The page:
Get FREE Online Library Access for Genealogy & Family History Research

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Stuck at home during the COVID-19 pandemic AND you need to access a library? With a library card you can access genealogy records, research databases and more!

Stuck at home during the COVID-19 pandemic AND you need to access a library? With a library card you can access genealogy records, research databases and more!

Download Genealogy & Online Library Access!

Click below to download your FREE PDF copy of Genealogy & Online Library Access!

Download Genealogy & Online Library Access!

How to Access Library Resources at Home

Many local public libraries offer access to their resources online and from your home. What do you need to get started?

  • Get a public library card. While many libraries are closed to the public during the COVID-19 crisis and stay at home restrictions, staff may still be working from home answering queries online and via telephone. Contact your library and request a library card which can often be sent to you digitally via e-mail.
  • If you have a library card, login at the library website. Visit your public library’s website and search for online resources or check the Help menu. Locate a way to login using your card information. You may need to register and set up an account, then login. Also look closely at your library card – front and back – for any login information.

Online Databases

One of the biggest benefits of having a public library card is access to a variety of databases and records online and from your home or office. These include the library editions of Ancestry, Findmypast, Fold3, MyHeritage, and more.

Normally, you might be required to access certain databases only from the actual library, an example being Ancestry Library Edition. However due to recent COVID-19 restrictions, many libraries and companies allow access from home. If after you login at your local public library website and you don’t see a database you need, call or email the library staff. Request that they consider adding specific databases via subscription – check the Resource List below for information on specific databases. Or if the library restricts access to in-person only, ask that they allow at home access.

Free E-Books and Digital Books

Besides library access, many books used for genealogy & family history research are available in e-book format. Access digital libraries such as FamilySearch Digital Library, Google Books, Hathi Trust, Internet Archive Texts, Internet Public Library, and Open Library, listed in the Resources List below.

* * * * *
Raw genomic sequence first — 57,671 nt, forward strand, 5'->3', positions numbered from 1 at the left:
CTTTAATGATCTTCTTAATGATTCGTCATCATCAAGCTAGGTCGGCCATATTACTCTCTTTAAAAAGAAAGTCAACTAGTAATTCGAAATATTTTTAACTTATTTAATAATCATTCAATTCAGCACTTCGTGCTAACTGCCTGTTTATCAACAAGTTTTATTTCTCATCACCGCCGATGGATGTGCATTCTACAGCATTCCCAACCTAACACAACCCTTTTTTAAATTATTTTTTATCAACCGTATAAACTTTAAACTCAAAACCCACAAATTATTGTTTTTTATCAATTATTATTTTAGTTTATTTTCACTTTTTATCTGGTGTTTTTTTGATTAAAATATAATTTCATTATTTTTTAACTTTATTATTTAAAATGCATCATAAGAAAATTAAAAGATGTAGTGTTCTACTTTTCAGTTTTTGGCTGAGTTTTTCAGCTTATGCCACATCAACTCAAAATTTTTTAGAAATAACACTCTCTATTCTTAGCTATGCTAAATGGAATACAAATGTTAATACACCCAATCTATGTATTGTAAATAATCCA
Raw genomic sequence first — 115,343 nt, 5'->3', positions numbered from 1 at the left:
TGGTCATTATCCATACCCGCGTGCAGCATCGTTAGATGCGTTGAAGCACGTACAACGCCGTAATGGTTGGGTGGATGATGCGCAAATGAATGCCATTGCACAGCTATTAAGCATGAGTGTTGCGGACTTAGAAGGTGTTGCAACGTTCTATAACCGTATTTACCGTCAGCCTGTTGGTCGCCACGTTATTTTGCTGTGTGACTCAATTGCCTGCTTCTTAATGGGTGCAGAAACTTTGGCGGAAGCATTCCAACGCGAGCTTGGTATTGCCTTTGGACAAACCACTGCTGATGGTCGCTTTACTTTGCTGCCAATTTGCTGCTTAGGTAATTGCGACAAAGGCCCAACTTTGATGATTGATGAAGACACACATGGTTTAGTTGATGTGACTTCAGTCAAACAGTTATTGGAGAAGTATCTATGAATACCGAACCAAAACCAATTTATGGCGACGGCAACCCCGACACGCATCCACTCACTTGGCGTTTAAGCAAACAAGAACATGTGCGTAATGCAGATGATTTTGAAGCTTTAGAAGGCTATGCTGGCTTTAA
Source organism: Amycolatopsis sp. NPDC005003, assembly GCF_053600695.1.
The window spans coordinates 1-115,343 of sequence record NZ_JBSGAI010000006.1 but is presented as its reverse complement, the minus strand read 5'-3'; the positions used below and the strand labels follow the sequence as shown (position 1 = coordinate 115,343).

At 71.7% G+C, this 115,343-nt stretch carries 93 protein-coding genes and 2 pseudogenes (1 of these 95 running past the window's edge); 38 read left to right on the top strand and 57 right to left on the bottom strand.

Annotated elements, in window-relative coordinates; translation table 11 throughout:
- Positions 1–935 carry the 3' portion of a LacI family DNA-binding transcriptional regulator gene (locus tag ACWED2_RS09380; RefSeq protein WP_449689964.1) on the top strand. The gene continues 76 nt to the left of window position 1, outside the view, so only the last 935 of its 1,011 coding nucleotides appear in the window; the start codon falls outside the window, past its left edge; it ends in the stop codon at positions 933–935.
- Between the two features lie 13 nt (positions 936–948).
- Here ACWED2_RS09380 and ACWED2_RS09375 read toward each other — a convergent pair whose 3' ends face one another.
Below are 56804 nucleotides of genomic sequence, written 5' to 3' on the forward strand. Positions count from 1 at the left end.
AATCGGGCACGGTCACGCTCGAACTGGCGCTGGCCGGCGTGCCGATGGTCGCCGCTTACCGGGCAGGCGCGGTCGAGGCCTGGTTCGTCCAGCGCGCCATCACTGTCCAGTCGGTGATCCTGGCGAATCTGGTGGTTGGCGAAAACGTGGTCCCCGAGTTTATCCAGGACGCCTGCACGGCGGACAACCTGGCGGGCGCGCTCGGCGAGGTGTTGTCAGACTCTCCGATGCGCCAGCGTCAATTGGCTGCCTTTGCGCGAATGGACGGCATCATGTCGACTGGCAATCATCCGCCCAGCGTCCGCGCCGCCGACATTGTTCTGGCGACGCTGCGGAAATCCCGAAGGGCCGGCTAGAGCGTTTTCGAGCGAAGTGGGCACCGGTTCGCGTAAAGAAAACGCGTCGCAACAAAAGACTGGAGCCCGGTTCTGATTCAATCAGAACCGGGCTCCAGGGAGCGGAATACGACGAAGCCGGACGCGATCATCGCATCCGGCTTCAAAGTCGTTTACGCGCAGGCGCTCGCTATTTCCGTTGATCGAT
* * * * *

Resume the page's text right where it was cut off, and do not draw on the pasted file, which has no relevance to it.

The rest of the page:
Don’t Forget State Online Library Resources!

Did you know that most states have a set of online databases, some available only to their residents? And that you can access many of these databases from home? Not every state provides this type of service, but if your state is listed below, check it out and see what you can find to help your genealogy research! And even if you aren’t a resident of that state, you’ll still find interesting and useful research information!

Tips and Tricks for Online Library Access

Use these techniques leveraged by savvy genealogists to get the most out of online library resources.

  • Remember logins are location based! While many libraries may require a login and password, you may have to enter your zip code for full access. In addition, some libraries or databases – such as the State Online Library Resources above – will use your computer’s IP address to verify location.
  • Seek out all databases! Besides genealogy-related databases be sure to review the ENTIRE catalog of databases available. Many academic research databases such as Gale, JSTOR, and SAGE Journals and more are available. Here you’ll find academic research articles that can help you find social history information about how your ancestors lived and worked.
  • Don’t forget private libraries too! Besides public libraries, many towns and cities have private libraries which are open to the public, often for free. These libraries also have online access to databases and resources. One example is The Newberry Library in Chicago.
  • Try college and university libraries. Often, if you live in a town or city with a college or university, you may be able to access their online resources. Contact the library and ask if they offer a library card for local residents.
  • Understand Licensing Issues for Online Databases. Due to licensing restrictions which are often negotiated for each record set, you may not be able to fully access the information you need. Check the terms and conditions of the database use on the library website.


Here are some resources for getting most out of online digital libraries!

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